As I mentioned in another thread about us being beta testers for VW, I think the only way to opt out of these new "normals" is to keep an old air-gapped car with minimal tech. I see that as being an increasingly untenable choice as my current vehicle ages, and it'll become increasingly difficult to drive something which is privacy-focused.

I should be giving to the EFF and other organizations who lobby to legislate privacy standards, because that's really the only hope we have of getting cool new tech without being monetized.
I would agree that our data are being collected whether we agree overtly or not, but in the typical corporate way, maybe, VW's Car Net doesn't explain what exactly it means to share with "third party" our driving behavior, movement, and other information. A blank check to them to give up my privacy is not what I want to do, at least at this time. Thanks for your reply and thoughts.
 

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I too place my hopes in privacy regulations. As a Californian I am covered by the CCPA , and my hope is that other states will follow shortly. Car Net will have to overhaul their disclosure to be compliant.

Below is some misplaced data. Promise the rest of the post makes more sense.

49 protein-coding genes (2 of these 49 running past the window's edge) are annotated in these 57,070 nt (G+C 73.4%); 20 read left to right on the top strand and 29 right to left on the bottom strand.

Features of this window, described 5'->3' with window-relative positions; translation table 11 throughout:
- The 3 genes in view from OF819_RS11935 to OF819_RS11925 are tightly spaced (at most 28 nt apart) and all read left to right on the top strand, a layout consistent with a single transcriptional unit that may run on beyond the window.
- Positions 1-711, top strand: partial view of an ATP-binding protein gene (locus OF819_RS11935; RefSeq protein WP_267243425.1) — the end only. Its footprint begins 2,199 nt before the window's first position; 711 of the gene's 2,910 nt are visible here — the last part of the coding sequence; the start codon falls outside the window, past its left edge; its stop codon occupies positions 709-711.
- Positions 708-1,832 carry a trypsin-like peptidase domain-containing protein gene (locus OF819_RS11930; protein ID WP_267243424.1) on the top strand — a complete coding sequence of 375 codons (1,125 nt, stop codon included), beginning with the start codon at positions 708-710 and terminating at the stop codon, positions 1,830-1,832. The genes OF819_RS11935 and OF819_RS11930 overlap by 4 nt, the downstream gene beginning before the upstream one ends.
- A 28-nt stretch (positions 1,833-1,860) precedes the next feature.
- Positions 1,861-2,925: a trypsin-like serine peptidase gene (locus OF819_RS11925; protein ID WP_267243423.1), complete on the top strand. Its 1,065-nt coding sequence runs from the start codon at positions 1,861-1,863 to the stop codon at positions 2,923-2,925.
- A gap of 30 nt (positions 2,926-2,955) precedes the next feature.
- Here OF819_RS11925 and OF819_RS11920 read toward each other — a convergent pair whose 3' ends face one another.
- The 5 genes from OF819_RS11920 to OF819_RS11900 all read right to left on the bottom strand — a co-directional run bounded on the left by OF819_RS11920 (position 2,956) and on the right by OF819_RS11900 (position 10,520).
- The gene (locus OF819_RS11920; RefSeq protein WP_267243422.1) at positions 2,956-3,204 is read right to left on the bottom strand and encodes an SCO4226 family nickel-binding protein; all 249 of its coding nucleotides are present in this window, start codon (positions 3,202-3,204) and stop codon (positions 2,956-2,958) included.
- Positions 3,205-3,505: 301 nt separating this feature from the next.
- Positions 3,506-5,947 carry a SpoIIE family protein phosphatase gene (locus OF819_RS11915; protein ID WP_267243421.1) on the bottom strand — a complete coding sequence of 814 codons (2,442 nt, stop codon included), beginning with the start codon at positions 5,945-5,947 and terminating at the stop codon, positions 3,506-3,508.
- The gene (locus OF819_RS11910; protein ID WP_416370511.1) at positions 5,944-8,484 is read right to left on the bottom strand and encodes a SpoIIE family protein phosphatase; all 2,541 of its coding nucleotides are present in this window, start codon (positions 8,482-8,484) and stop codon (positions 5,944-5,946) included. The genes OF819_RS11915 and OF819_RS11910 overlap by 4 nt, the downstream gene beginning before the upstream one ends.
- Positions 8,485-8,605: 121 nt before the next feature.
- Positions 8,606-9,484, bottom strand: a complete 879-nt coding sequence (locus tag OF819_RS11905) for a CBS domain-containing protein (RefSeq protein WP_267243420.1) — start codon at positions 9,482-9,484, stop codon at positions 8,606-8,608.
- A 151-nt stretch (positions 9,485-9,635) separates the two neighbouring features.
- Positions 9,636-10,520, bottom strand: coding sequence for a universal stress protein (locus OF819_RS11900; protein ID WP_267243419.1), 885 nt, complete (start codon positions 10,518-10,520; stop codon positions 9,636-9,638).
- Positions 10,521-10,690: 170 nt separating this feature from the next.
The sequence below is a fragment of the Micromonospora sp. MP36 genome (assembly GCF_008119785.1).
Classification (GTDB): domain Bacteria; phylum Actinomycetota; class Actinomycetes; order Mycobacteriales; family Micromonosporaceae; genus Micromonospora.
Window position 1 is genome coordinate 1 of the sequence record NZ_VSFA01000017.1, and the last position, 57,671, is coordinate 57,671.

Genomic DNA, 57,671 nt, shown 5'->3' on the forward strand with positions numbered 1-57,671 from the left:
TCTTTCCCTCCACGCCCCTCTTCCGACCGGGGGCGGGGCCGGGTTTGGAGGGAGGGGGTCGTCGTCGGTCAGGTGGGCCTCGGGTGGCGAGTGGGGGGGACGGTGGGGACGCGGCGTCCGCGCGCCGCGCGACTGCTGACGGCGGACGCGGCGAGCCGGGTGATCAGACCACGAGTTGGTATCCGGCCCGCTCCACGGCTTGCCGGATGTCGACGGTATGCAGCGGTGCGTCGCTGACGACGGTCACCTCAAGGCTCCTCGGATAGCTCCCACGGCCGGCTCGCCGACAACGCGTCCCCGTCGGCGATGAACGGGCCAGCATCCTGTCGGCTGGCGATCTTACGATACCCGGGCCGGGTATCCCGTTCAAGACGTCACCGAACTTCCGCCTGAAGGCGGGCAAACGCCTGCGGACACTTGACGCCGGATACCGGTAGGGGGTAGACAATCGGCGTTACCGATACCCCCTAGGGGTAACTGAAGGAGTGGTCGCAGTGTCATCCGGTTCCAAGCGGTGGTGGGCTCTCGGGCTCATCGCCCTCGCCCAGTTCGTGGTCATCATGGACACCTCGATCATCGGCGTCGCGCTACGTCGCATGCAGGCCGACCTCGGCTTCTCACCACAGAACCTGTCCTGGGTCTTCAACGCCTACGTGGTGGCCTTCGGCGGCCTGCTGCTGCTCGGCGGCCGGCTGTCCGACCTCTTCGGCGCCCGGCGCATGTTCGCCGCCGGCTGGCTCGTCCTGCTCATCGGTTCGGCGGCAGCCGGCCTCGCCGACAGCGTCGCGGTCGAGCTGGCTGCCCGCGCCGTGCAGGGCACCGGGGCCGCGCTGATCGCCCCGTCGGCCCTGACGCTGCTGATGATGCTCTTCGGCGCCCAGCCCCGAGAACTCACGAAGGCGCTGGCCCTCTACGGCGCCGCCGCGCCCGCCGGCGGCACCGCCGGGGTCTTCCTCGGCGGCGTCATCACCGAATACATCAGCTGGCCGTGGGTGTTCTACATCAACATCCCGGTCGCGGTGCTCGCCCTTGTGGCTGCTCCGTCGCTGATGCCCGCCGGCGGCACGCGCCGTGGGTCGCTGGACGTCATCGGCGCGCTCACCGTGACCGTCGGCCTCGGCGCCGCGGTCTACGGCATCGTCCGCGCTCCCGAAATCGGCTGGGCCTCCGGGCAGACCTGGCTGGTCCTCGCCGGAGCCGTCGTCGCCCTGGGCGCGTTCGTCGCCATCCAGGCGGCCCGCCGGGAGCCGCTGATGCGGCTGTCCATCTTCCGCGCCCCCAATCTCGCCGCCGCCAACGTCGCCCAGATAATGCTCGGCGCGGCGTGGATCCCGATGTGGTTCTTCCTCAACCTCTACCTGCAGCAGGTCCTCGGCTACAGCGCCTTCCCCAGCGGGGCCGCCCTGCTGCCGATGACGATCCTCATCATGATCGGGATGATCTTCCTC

i also am an EFF member for these very reasons.
 

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I would agree that our data are being collected whether we agree overtly or not, but in the typical corporate way, maybe, VW's Car Net doesn't explain what exactly it means to share with "third party" our driving behavior, movement, and other information. A blank check to them to give up my privacy is not what I want to do, at least at this time. Thanks for your reply and thoughts.
Certainly understand the stance you hold. Privacy just seems like it's a full time job, and you're always under attack. There are times that, out of weariness, I just give in & hope I'm getting something.